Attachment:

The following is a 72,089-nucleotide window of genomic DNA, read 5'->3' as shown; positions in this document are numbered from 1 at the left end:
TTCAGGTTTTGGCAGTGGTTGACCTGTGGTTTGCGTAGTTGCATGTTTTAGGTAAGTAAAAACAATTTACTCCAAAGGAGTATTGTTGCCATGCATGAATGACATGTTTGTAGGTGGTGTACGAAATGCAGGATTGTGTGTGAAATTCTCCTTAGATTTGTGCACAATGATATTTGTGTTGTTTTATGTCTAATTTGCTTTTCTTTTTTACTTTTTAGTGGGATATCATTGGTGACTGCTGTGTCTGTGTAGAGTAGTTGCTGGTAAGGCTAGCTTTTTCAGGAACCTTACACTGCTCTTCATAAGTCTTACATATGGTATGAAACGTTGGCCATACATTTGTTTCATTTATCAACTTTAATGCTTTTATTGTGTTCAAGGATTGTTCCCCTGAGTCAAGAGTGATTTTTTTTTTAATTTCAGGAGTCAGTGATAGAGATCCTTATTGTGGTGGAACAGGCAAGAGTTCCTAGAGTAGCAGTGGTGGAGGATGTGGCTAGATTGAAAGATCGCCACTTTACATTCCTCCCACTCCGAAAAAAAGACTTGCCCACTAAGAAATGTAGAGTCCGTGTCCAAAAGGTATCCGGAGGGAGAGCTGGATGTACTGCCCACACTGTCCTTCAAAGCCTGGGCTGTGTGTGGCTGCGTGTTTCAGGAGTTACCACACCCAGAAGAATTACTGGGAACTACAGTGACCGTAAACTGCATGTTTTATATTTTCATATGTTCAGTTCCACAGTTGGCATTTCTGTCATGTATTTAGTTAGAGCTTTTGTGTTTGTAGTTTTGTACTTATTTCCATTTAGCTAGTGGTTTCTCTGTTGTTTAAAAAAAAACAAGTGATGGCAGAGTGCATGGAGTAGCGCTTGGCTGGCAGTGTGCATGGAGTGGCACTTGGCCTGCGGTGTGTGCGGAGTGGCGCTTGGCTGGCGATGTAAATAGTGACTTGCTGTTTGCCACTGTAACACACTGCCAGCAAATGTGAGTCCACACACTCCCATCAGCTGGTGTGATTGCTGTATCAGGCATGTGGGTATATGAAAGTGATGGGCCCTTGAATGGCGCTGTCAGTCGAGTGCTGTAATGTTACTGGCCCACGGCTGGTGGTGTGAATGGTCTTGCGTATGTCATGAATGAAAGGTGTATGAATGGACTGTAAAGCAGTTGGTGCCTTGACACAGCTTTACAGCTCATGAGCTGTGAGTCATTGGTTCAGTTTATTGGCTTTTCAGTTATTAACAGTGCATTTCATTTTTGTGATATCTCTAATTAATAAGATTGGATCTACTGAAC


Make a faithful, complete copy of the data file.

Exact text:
The following is a 72,089-nucleotide window of genomic DNA, read 5'->3' as shown; positions in this document are numbered from 1 at the left end:
TTCAGGTTTTGGCAGTGGTTGACCTGTGGTTTGCGTAGTTGCATGTTTTAGGTAAGTAAAAACAATTTACTCCAAAGGAGTATTGTTGCCATGCATGAATGACATGTTTGTAGGTGGTGTACGAAATGCAGGATTGTGTGTGAAATTCTCCTTAGATTTGTGCACAATGATATTTGTGTTGTTTTATGTCTAATTTGCTTTTCTTTTTTACTTTTTAGTGGGATATCATTGGTGACTGCTGTGTCTGTGTAGAGTAGTTGCTGGTAAGGCTAGCTTTTTCAGGAACCTTACACTGCTCTTCATAAGTCTTACATATGGTATGAAACGTTGGCCATACATTTGTTTCATTTATCAACTTTAATGCTTTTATTGTGTTCAAGGATTGTTCCCCTGAGTCAAGAGTGATTTTTTTTTTAATTTCAGGAGTCAGTGATAGAGATCCTTATTGTGGTGGAACAGGCAAGAGTTCCTAGAGTAGCAGTGGTGGAGGATGTGGCTAGATTGAAAGATCGCCACTTTACATTCCTCCCACTCCGAAAAAAAGACTTGCCCACTAAGAAATGTAGAGTCCGTGTCCAAAAGGTATCCGGAGGGAGAGCTGGATGTACTGCCCACACTGTCCTTCAAAGCCTGGGCTGTGTGTGGCTGCGTGTTTCAGGAGTTACCACACCCAGAAGAATTACTGGGAACTACAGTGACCGTAAACTGCATGTTTTATATTTTCATATGTTCAGTTCCACAGTTGGCATTTCTGTCATGTATTTAGTTAGAGCTTTTGTGTTTGTAGTTTTGTACTTATTTCCATTTAGCTAGTGGTTTCTCTGTTGTTTAAAAAAAAACAAGTGATGGCAGAGTGCATGGAGTAGCGCTTGGCTGGCAGTGTGCATGGAGTGGCACTTGGCCTGCGGTGTGTGCGGAGTGGCGCTTGGCTGGCGATGTAAATAGTGACTTGCTGTTTGCCACTGTAACACACTGCCAGCAAATGTGAGTCCACACACTCCCATCAGCTGGTGTGATTGCTGTATCAGGCATGTGGGTATATGAAAGTGATGGGCCCTTGAATGGCGCTGTCAGTCGAGTGCTGTAATGTTACTGGCCCACGGCTGGTGGTGTGAATGGTCTTGCGTATGTCATGAATGAAAGGTGTATGAATGGACTGTAAAGCAGTTGGTGCCTTGACACAGCTTTACAGCTCATGAGCTGTGAGTCATTGGTTCAGTTTATTGGCTTTTCAGTTATTAACAGTGCATTTCATTTTTGTGATATCTCTAATTAATAAGATTGGATCTACTGAAC